Trees for tomorrow: an evaluation framework to assess
potential candidates for assisted migration to Manitoba’s
Received: 31 August 2017 / Accepted: 1 April 2018 / Published online: 31 May 2018
Springer Science+Business Media B.V., part of Springer Nature 2018
Abstract Forest managers are beginning to experiment with assisted migration (AM), the
intentional movement of organisms to areas outside their historic range, as a pre-emptive
adaptation to climate change. To date, AM studies have focused on species conservation, while
AM in forestry has received little attention. Using Manitoba, Canada, as our study area, we
developed a two-stage framework to evaluate North American tree species as AM candidates.
Little’s (1971) range maps were used to characterize climatic ranges for 87 species, and GCM
projections under RCP8.5 estimated potential future tree distributions for 2011–2040, 2041–
2070, and 2071–2100. Traits for the resulting 26 candidate species were evaluated in eight
categories, each divided into several response factors, to investigate management potential,
adaptation and interspecific interactions, vulnerability to pests, diseases and natural distur-
bance, and range of soil conditions tolerated. Multivariate analyses were used to classify
species into groups characterized by different combinations of management potential, toler-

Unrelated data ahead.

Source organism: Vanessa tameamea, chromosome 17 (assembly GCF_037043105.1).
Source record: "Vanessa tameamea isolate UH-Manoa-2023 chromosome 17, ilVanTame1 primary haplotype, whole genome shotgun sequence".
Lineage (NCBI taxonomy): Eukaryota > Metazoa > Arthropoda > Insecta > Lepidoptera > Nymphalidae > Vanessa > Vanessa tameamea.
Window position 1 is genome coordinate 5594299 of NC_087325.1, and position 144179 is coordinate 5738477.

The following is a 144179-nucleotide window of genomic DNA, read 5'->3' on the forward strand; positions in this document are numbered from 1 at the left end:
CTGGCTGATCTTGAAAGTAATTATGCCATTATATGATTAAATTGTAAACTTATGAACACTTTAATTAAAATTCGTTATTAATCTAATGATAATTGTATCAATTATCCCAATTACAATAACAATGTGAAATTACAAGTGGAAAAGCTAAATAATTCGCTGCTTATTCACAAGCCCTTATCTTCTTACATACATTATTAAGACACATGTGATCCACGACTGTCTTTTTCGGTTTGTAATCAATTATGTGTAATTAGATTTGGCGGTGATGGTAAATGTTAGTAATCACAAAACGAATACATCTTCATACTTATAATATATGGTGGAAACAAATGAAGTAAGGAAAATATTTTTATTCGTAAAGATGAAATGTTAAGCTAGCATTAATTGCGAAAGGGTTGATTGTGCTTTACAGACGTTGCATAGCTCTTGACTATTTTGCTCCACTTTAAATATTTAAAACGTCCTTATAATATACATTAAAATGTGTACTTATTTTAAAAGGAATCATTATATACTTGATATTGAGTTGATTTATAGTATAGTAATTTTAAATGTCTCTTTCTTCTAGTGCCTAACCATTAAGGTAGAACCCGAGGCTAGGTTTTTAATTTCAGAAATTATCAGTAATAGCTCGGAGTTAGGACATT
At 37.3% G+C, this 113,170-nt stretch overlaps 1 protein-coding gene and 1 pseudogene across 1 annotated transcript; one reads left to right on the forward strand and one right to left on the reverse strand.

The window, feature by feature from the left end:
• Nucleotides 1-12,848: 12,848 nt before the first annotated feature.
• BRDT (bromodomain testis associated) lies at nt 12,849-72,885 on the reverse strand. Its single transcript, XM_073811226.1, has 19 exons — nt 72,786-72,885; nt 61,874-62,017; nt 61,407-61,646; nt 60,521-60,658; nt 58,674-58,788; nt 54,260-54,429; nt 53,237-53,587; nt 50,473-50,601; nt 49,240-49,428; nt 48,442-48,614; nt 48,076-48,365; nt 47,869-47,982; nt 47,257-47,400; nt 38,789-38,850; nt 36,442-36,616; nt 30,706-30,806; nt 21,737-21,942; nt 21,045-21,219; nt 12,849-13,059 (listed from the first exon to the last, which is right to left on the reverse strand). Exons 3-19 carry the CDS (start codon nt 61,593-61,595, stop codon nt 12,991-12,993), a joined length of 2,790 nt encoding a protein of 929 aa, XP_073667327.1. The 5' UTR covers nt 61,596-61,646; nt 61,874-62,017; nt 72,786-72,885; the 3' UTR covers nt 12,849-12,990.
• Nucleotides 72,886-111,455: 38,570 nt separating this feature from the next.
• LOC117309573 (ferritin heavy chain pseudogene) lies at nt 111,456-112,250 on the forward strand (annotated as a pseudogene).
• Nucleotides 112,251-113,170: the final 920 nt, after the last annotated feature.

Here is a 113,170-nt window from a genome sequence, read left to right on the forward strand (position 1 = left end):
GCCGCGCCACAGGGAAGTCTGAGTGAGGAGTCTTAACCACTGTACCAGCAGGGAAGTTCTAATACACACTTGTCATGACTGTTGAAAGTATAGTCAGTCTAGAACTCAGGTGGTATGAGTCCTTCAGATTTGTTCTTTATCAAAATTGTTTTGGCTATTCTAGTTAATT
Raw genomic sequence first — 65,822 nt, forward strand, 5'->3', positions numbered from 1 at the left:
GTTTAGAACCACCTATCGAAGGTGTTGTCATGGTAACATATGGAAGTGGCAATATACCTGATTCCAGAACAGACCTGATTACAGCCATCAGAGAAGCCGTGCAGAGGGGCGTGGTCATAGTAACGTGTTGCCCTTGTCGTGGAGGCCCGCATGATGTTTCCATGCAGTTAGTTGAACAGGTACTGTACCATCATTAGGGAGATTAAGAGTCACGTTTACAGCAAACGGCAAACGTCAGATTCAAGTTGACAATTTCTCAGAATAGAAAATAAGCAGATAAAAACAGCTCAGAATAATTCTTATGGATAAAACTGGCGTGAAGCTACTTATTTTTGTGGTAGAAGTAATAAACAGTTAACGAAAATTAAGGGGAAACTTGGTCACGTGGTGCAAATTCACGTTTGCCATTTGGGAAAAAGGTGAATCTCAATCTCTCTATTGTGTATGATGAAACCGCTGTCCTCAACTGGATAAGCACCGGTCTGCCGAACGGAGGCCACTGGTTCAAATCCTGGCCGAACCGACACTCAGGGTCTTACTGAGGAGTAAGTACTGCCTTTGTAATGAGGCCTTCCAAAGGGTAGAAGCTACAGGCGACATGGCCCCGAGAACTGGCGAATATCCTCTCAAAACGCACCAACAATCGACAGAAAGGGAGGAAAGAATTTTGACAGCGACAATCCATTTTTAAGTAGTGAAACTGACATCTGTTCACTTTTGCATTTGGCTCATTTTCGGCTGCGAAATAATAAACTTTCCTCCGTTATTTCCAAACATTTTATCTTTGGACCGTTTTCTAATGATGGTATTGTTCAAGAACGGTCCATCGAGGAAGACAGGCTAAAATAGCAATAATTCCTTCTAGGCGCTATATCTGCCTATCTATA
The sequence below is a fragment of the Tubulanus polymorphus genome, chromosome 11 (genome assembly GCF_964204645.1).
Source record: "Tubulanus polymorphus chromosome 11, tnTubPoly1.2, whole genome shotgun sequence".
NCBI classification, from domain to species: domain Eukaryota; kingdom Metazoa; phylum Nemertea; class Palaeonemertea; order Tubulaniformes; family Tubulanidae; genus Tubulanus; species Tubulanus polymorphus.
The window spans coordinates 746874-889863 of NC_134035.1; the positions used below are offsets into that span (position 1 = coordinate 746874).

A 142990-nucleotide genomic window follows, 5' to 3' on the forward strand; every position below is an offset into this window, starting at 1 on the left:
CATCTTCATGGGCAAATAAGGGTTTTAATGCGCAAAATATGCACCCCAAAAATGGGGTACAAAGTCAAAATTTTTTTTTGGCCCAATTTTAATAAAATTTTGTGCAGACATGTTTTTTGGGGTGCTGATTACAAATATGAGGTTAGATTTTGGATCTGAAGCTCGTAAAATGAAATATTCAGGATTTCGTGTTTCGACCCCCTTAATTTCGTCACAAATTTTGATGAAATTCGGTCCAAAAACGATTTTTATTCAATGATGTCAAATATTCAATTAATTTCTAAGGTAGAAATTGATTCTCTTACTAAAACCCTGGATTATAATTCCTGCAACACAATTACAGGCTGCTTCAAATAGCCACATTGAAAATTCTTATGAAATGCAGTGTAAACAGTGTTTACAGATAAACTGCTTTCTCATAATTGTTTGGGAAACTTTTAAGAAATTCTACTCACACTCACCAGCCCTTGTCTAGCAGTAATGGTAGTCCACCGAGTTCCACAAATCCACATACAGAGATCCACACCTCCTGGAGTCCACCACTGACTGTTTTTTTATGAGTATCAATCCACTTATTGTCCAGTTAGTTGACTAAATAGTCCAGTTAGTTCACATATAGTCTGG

ance for climate extremes, and relative vulnerability to disturbances, insects, and disease.
These groupings could be used by managers in a variety of applications—commercial forestry,
urban forests, or restoration—as an initial selection filter for AM candidates. Separate uncer-
tainty scores in each category should allow users to independently judge the quality of
information contributing to a given category. Although our framework was regionally focused,
it could be readily adapted to selecting AM candidates elsewhere. We recommend that the
framework be further field tested among different practitioners, modifying, editing, and adding
to the list of categories and factors, as needed.
Climatic Change (2018) 148:591–606
Electronic supplementary material The online version of this article (https://doi.org/10.1007/s10584-018-
2201-7) contains supplementary material, which is available to authorized users.
* Andrew Park
Department of Biology, University of Winnipeg, 515 Portage Avenue, Winnipeg, Manitoba R3B 2E9,
Prairie Climate Centre, University of Winnipeg, 515 Portage Avenue, Winnipeg, Manitoba R3B 2E9,